The company has announced the first public presentation of data for KAND567, its fractalkine receptor antagonist, in preclinical models of cardiovascular disease and its predicted translation to humans.
The findings was announced at the European Society of Cardiology (ESC) Congress 2019 in Paris, France. The company’s oral presentation entitled “KAND567, the first selective small molecule CX3CR1 antagonist in clinical development, mediates anti-inflammatory cardioprotective effects in rodent models of atherosclerosis and myocardial infarction” was given by co-author Ioakim (Kim) Spyridopoulos, a professor of cardiovascular gerontology at Newcastle University and director of the university’s Cardiovascular Research Centre. Co-authors on the scientific work include researchers at Newcastle University, Karolinska Institute, AstraZeneca plc and Kancera.
About KAND567 and the fractalkine system
Kancera has KAND567 in clinical testing for myocardial infarction. The small molecule blocks signaling at the fractalkine receptor, also called CX3CR1, that drives immune cell responses at the infarction site during the minutes and hours after a heart attack. Blocking the action of these cells reduces the acute inflammation behind the cardiovascular damage that contributes to the risk of subsequent heart attacks and heart failure, as well as morbidity and poor quality of life, in these patients.
“The fractalkine system blocker KAND567 is expected mainly to act as a ‘first line of defense’ controlling the entrance of these intruder cells, rather than eliminating them,” said Kancera CEO Thomas Olin. “Moreover, as inflammation in general can be both beneficial and a threat, healthcare and the industry are looking to develop new treatments that are more specific on both mechanisms and timing aspects.”
Other clinical studies in heart attack patients have demonstrated ischemia/reperfusion injury is associated with high levels of fractalkine signaling and low numbers of circulating immune cells expressing the fractalkine receptor. While the number of these cells return to normal about 24 hours after infarction, the transient drop in cell counts is a strong predictor of survival three and six years later.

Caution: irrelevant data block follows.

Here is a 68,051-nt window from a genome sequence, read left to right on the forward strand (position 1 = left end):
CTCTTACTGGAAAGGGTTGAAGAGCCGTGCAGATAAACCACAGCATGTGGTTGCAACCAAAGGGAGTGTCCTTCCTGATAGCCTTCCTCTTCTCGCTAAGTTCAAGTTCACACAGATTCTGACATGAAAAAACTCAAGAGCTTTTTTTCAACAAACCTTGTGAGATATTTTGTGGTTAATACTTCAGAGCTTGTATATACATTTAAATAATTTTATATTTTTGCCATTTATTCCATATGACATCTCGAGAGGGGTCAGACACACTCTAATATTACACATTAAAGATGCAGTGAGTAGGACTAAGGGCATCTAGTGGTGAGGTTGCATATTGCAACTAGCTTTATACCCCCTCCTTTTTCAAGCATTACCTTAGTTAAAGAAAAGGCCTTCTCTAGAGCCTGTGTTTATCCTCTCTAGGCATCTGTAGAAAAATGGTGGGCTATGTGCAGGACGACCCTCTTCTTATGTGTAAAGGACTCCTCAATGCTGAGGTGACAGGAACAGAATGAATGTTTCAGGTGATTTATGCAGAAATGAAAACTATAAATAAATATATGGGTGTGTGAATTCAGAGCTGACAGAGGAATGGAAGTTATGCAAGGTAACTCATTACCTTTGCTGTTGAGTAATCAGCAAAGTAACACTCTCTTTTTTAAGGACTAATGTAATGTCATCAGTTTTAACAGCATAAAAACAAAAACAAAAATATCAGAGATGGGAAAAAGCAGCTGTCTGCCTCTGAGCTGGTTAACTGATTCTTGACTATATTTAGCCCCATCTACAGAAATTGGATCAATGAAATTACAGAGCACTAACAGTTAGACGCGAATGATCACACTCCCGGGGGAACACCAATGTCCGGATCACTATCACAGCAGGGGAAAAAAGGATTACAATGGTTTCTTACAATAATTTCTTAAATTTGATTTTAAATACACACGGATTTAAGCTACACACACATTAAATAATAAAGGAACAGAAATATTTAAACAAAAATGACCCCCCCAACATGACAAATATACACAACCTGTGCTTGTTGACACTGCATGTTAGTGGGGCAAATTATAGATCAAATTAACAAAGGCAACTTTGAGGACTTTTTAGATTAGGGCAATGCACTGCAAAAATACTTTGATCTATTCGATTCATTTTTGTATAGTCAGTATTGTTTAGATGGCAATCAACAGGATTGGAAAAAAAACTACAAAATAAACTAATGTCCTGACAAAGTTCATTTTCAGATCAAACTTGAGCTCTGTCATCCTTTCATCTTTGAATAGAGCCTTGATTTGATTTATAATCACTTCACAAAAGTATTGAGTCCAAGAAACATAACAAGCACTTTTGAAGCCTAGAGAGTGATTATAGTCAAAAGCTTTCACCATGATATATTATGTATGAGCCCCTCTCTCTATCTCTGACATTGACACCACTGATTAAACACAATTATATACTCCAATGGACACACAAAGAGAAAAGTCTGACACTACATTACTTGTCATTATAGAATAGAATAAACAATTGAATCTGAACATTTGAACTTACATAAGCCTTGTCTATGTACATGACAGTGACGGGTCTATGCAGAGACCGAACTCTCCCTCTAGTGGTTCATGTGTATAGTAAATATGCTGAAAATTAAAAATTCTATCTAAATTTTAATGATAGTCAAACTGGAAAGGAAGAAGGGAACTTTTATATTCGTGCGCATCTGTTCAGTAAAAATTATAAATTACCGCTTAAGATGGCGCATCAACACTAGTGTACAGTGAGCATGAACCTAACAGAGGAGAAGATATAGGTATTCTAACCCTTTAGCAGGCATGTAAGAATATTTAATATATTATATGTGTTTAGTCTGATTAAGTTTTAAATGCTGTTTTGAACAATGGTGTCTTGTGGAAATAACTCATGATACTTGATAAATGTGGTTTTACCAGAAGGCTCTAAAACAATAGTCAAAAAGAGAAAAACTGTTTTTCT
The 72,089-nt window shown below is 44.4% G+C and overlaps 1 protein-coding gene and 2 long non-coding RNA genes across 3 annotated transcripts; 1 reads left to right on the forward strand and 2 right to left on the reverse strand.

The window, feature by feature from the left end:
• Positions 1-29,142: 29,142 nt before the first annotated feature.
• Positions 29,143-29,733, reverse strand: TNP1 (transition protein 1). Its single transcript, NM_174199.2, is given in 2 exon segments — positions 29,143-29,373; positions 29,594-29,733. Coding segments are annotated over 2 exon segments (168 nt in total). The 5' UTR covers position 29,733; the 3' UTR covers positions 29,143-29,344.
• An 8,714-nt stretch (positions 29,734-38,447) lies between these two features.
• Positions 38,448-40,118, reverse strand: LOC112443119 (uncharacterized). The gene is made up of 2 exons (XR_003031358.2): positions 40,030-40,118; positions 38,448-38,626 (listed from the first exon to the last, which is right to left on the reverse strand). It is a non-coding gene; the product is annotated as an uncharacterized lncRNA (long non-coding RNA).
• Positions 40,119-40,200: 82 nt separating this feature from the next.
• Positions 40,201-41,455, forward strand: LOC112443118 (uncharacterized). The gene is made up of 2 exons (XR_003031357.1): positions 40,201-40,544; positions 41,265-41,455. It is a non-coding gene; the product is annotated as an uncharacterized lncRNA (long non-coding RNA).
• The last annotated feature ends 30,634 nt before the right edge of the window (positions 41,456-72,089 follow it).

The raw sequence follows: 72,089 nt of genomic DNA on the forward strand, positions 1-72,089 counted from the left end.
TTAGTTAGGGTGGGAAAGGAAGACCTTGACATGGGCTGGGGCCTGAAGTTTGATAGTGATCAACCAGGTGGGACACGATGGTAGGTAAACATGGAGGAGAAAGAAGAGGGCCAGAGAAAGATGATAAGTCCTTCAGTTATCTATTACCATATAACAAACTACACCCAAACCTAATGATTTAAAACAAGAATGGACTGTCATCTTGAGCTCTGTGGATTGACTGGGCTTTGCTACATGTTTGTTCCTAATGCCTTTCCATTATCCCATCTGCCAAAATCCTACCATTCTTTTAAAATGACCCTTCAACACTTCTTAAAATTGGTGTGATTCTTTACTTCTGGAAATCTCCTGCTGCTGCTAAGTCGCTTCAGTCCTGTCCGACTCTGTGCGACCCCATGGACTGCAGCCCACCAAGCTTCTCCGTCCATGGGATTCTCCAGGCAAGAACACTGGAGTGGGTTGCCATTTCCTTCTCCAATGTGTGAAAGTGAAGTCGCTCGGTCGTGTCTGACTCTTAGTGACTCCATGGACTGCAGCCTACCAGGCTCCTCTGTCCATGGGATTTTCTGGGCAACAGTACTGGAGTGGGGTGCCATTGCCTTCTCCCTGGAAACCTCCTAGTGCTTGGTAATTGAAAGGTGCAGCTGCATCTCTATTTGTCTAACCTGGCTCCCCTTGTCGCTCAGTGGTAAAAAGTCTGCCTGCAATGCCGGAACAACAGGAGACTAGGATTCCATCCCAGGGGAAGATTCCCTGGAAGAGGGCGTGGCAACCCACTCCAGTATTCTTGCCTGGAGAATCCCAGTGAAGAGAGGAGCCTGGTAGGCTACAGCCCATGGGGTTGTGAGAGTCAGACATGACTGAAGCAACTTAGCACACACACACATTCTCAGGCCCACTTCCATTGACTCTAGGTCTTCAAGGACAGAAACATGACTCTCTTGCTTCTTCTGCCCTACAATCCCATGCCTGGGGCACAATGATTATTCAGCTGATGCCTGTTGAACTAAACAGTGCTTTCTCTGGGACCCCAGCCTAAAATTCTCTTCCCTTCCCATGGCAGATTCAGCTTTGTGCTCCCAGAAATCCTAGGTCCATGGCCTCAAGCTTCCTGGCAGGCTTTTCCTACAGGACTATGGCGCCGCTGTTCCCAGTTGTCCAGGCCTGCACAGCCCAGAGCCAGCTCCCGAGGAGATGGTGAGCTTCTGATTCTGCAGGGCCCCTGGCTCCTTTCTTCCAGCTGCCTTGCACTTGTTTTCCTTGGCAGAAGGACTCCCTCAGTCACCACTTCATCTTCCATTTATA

If successful, Kancera’s program could change the paradigm of heart attack treatment by stopping the damaging inflammation before it starts.
Ongoing Phase Ib trial
Kancera has KAND567 in an ongoing Phase Ib trial in healthy subjects to study the safety and tolerability of the compound and to generate information on optimal infusion rate to quickly reach a specific desired plasma concentration. In June, Kancera announced positive interim results from the trial. Last week, the company announced development of a new dosing strategy for the trial that would combine intravenous and oral dosing of KAND567, in line with clinical practice for infarction patients, to improve tolerability. Kancera expects to report results from the Phase Ib trial in December and enter Phase II for myocardial infarction in the first half of 2020.
Kancera has KAND145, a second-generation fractalkine receptor antagonist, in development for inflammatory diseases.
Photo of Thomas Olin: Kancera